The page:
Galaxie

Galaxie ★★★★★

“For me, locations and beautiful people have always been the backbone of my work.” - Gregory Markopoulos 

Portrait-oriented films I feel have an inherent “simple” quality - both in general construction (at least the PERCEIVED make-up) as well as in how the works are taken from the audience. The generic form of portrait film involves filming a subject (persons/people) for a given reason(s) or context by the involved artists; this form, at least in my experience, allows quite a bit of room for speculation since it is typically rigorous - hanging ones attention on to moving head shots of people for more than 30 seconds per subject would surely cause many to become irritable and cause ones mind to wander. This sometimes feels done by design rather than appearing as a byproduct. When watching films like these, my brain tends to immediately default to background and sequencing speculation. Take Gidal’s Heads for instance, a film composed of (I believe) handheld shots of friends/associates of Gidal. Having people like Thelonius Monk and Pete Townshend amongst others like Markopoulos and Schneeman is entertaining enough to think about on its own in a kind of silly “look at this” kind of way. I suppose 

I’m already enough of a shill for Markopoulos as is so I’ll try to avoid hyperbole but I do think something like Galaxie isn’t far from the ideal form of portrait film on my end. Generically, it is much like similar films. Markopoulos filmed a number of portraits of his artist friends, from filmmakers to poets to the author of where the wild things are, mostly either in their living spaces or a studio of sorts. The film opens with a synopsis of itself, the clang of a Hindu bell plays throughout an opening montage of all the subjects; this is the whole of the film including the soundtrack. Opening with Parker Tyler’s scene is him in his studio, immediately following we’ve Markopoulos’ famous in-camera editing and superimpositions, perhaps the most immediate differentiator from associated portrait film, used to similar effects in his Ming Green. The scene progresses until the hammer is struck, a quick montage occurs and we move to Storm De Hirsch.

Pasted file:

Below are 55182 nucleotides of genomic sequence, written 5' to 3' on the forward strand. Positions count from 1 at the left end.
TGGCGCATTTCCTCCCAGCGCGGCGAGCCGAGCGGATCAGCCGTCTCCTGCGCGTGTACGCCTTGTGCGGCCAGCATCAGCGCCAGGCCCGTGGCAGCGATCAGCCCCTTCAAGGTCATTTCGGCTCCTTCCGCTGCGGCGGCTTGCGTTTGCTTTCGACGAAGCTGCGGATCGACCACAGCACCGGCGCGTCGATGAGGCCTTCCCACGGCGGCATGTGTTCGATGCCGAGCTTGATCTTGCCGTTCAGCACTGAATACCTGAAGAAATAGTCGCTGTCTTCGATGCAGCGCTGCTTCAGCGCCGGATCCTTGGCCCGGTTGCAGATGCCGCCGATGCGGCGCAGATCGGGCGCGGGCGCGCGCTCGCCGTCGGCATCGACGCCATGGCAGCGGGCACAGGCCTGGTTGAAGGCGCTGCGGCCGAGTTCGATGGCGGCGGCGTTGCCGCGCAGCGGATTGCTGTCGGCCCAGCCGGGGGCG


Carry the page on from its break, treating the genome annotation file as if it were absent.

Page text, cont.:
Galaxie’s form quickly evolves into one of constant and immediately growing complexity; in part due to the organization of the film being dependent on the order in which it was shot - meaning to say Tyler’s comes first because it was the first portrait Markopoulos shot, and so on. So here you have a pure growth in compositional complexity but what also follows is an additional clang of the bell per portrait. The length of the clanging per scene seems to correspond to the beginning of the scenes respective rapid montage. 

These montages aren’t far from what one would expect from other Markopoulos films when looking at the editing but through the simple fact of this being Markopoulos documenting friends and associates (meaning to say based in reality). There’s an inherent grace to this form regardless of the framing (again, compare the form of this to Heads) but of course with Markopoulos this comes full blast even if he wasn’t trying. 

A particularly fascinating aspect of the superimpositions is the incorporation of gestures and personal objects incorporated into peoples portraits (which also comes with the natural progression of the film like the clanging). Battcock’s scene, for example, is often spliced between two instances, one of a basic headshot, the other of him nude (I believe?) and laying on an exotic rug. I could most easily relegate this as a means of characterization but words of greater worth escape me at the moment. The biggest point of relation here’s easily Warhol’s screen test series and I think it’s a worthwhile comparison to make as while similar meanings can be drawn (documentation of beauty or something of the like or something something temporality etc) but figure and gesture are typically not big concerns of Warhol’s, with gesture being a key part of acting in Markopoulos’ catalogue. 

Galaxie’s almost somber tone, as carried through the oftentimes either melancholy or apathetic demeanors of the subjects is incredibly evocative of painted portraits (not to say the images themselves are painting-like) adds such a simple but effective sense of Greg commemorating these people with their own eternal-isms that go beyond basic portraiture with incorporations of these people’s lives through montage and added objects, similar to the treatment of traditionally masculine and feminine objects or clothes in Himself as Herself; somber-ness being further rung in with the lack of sound other than the projector and the clanging bell. The film is, generically, an incredible demonstration of Markopoulos’ early portraiture techniques and one of his first major developments in form.

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